Plan for a sober ride this Hobo Week and Halloween

Wade Oorlog, University Law Enforcement Supervisor

This Hobo Week and Halloween, the SDSU Police Department, the South Dakota Department of Public Safety-Office of Highway Safety and the U.S. Department of Transportation’s National Highway Traffic Safety Administration (NHTSA) want to remind everyone that buzzed driving is drunk driving. 

Drivers should be extra cautious during this time, as more pedestrians are out at night. If your night involves drinking, please make sure you plan for a sober ride home. Remember: It’s never safe to drink and drive.

Because of the parties, trick-or-treating and other festivities, Hobo Day and Halloween night can be dangerous on our roads. During Hobo Week from October 21 to 24, 2021, there were 22 individuals charged with DUI booked in at the Brookings County Detention Center. The SDSU Police Department made 5 impaired driving arrests and issued over 70 citations for underage alcohol violations during the week. On Halloween in South Dakota, between 2017 to 2021, there were 42 drunk or drugged-driving crashes with 4 fatalities crashes, 17 injuries crashes, with one injury crash involving a pedestrian/pedal cyclist.

While you are making your party plans, you should also plan for a sober ride home. You should never put yourself, or others, at risk because you made the choice to drink and drive. Remember: buzzed driving is drunk driving.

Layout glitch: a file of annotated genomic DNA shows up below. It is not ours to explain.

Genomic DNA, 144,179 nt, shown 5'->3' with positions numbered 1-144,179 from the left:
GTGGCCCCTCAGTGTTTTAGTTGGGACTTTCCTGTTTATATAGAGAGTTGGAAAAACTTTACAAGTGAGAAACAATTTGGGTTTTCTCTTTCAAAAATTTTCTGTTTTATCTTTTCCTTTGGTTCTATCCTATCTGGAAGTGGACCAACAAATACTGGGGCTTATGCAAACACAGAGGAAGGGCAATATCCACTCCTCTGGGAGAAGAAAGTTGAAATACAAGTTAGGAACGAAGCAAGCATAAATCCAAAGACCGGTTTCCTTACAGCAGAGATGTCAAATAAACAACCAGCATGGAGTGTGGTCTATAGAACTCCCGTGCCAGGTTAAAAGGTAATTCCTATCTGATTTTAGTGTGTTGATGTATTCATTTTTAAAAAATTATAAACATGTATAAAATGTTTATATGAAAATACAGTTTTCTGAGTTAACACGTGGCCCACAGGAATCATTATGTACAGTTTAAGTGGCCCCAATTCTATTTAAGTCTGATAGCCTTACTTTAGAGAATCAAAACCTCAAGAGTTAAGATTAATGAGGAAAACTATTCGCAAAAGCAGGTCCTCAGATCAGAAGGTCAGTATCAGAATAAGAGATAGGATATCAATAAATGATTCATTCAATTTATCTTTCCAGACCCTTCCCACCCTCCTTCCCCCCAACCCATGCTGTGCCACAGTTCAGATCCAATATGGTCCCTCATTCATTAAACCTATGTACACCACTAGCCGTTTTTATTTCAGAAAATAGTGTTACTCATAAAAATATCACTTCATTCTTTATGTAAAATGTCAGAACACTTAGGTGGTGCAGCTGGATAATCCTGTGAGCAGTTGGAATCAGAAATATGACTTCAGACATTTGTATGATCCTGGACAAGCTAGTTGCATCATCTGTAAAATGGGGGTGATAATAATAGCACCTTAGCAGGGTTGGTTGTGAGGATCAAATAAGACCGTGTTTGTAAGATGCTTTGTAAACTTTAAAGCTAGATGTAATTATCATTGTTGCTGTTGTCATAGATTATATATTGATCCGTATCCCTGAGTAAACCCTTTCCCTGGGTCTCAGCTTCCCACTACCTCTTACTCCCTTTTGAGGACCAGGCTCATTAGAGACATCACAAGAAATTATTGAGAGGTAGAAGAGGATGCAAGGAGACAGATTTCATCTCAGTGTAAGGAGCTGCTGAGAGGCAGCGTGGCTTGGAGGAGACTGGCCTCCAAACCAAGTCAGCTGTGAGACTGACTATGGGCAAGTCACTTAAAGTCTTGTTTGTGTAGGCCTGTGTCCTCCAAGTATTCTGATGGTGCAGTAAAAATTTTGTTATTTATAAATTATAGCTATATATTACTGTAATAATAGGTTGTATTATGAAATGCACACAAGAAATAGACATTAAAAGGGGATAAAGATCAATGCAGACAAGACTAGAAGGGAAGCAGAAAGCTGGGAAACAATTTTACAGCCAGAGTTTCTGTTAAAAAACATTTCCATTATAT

Tragically, about one-third of all traffic crash fatalities in the United States involve drunk drivers (with blood alcohol concentrations at or above .08 grams per deciliter). In South Dakota in 2021 from 01/01/21 to 12/31/21, there were 58 people killed and 794 people injured in drunk or drugged driving crashes. Do not contribute to these senseless deaths by driving drunk this Hobo Day and Halloween. 

Drivers should also keep an eye out for pedestrians — whether they’re children trick-or-treating or adults who have had too much to drink. Walking while intoxicated can also be deadly, as lack of attention to surroundings can put pedestrians at risk of getting hit by a vehicle.

We want our community to have a safe and fun Hobo Day and Halloween, but to also stay safe and make responsible choices. 

In today’s world, there are many options available to drivers to help them get home safely if they’ve been drinking. We expect drivers to refrain from driving after drinking.

Nationally, it is illegal to drive with a BAC of .08 or higher, except in Utah, where the limit is .05 g/dL. The costs can be financial, too: If you’re caught drinking and driving, you could face jail time, lose your driver’s license, your vehicle and pay up to $10,000 or more in attorney’s fees, fines, car towing, higher insurance rates and lost wages.